Analysing the HIV pandemic, Part 1: HIV in sub-Sahara Africa

The Human Immunodeficiency Virus (HIV) is the virus that causes acquired immunodeficiency syndrome (AIDS). The virus invades various immune cells, causing loss of immunity, and thus increases susceptibility to infections, including Tuberculosis and cancer. In a recent publication in PLoS ONE, the authors described how they used affordable hardware to create a phylogenetic pipeline, tailored for the HIV drug resistance testing facility. In this first of a series of four posts, we highlight the serious problem of HIV infection in sub-Saharan Africa, with special analysis of the situation in South Africa. The subsequent posts will describe the phylogenetics pipeline (running on a Raspberry Pi), and the analysis of viral sequences using R.

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March 2019: "Top 40" New CRAN Packages

By my count, two hundred and thirty-three packages stuck to CRAN last month. I have tried to capture something of the diversity of the offerings by selecting packages in ten categories: Computational Methods, Data, Machine Learning, Medicine, Science, Shiny, Statistics, Time Series, Utilities, and Visualization. The Shiny category contains packages that expand on Shiny capabilities, not just packages that implement a Shiny application. It is not clear whether this is going to be a new cottage industry or not.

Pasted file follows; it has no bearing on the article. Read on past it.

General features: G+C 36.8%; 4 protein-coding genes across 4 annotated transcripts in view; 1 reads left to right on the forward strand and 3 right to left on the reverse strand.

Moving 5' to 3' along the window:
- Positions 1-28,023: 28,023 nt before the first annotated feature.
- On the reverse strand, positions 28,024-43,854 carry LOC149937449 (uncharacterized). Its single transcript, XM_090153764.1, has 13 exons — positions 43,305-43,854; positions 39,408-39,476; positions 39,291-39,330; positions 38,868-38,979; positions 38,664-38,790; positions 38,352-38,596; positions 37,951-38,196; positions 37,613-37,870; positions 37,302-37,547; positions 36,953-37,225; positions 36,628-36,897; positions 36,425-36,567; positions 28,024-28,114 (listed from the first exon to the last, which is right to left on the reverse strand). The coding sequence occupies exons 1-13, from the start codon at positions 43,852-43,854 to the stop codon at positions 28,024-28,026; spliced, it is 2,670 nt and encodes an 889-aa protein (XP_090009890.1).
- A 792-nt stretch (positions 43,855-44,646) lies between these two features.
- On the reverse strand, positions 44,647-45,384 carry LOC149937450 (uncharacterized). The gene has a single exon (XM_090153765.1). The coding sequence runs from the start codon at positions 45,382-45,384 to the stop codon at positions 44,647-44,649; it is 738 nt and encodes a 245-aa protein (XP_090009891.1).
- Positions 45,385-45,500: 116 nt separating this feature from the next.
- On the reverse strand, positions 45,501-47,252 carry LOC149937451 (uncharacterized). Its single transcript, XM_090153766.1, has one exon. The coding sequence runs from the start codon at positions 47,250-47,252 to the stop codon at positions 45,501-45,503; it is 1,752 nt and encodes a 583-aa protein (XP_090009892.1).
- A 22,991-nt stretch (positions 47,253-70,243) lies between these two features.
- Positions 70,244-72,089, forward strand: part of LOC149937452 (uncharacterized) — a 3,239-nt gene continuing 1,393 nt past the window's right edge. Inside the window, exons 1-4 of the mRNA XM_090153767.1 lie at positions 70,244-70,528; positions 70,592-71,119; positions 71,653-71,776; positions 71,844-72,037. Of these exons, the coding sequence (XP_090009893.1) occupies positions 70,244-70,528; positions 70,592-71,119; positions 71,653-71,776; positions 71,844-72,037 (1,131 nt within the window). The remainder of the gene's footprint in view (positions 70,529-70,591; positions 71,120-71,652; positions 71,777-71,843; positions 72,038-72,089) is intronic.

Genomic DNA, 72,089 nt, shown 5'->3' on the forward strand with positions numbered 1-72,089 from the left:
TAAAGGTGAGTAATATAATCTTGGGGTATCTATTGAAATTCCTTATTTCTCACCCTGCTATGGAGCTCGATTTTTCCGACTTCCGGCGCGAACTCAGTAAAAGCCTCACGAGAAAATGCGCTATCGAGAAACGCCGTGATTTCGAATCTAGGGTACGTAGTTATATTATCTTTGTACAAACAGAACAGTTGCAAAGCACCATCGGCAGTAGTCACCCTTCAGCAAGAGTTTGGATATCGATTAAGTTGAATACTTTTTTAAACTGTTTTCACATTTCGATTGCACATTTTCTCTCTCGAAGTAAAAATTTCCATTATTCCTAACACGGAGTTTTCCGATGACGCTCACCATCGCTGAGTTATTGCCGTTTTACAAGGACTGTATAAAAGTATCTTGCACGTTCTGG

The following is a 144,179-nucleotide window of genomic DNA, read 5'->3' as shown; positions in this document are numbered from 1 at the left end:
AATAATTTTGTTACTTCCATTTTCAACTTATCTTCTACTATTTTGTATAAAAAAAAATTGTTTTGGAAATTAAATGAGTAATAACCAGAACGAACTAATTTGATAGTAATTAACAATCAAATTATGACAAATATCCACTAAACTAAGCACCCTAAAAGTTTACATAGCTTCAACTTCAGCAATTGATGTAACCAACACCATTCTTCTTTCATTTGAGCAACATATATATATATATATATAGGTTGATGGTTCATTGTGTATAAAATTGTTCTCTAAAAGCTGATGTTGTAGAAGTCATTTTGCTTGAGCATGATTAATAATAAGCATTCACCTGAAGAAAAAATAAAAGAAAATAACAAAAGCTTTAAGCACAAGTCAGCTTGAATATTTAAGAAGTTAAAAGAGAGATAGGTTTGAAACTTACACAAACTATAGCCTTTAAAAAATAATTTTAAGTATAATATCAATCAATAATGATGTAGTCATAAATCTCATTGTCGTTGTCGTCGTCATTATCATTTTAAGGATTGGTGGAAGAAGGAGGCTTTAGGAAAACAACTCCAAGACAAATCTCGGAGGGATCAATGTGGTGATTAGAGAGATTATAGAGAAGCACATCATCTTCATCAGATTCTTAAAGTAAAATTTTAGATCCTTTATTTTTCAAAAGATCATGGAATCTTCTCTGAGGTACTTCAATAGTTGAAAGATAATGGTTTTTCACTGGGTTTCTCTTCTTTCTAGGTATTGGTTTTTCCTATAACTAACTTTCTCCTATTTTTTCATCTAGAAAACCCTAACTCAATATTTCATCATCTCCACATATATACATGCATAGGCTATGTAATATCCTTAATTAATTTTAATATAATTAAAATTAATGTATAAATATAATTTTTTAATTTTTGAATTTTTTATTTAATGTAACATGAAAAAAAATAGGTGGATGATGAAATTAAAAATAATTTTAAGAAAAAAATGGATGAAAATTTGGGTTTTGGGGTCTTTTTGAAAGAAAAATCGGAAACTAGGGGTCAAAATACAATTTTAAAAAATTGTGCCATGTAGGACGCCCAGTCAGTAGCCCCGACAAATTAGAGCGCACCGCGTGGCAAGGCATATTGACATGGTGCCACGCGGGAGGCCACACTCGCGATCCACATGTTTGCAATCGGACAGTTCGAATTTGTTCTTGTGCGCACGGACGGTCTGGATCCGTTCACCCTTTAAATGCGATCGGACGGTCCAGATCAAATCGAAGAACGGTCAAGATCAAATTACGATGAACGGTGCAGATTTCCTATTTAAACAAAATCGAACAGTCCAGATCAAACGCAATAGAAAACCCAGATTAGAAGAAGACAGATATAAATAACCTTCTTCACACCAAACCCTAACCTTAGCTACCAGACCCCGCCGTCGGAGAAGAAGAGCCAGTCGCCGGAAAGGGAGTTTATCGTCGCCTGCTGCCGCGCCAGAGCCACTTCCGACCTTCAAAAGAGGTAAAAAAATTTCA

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A Few Old Books

Greg Wilson is a data scientist and professional educator at RStudio. My previous column looked at a few new books about R. In this one, I’d like to explore a few books about programming that people coming from data science backgrounds may not have stumbled upon. The first is Michael Nygard’s Release It!, which more than lives up to its subtitle, “Design and Deploy Production-Ready Software”. Most of us can write programs that work for us on our machines; this book explores what it takes to create software that will work reliably for other people, on machines you’ve never met, long after you’ve moved on to your next project.

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Reproducible Environments

Great data science work should be reproducible. The ability to repeat experiments is part of the foundation for all science, and reproducible work is also critical for business applications. Team collaboration, project validation, and sustainable products presuppose the ability to reproduce work over time. In my opinion, mastering just a handful of important tools will make reproducible work in R much easier for data scientists.

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Setting up RStudio Server on a Cloud for Collaboration and Reproducibility

Roland Stevenson is a data scientist and consultant who may be reached on Linkedin. When setting up R and RStudio Server on a cloud Linux instance, some thought should be given to implementing a workflow that facilitates collaboration and ensures R project reproducibility. There are many possible workflows to accomplish this. In this post, we offer an “opinionated” solution based on what we have found to work in a production environment.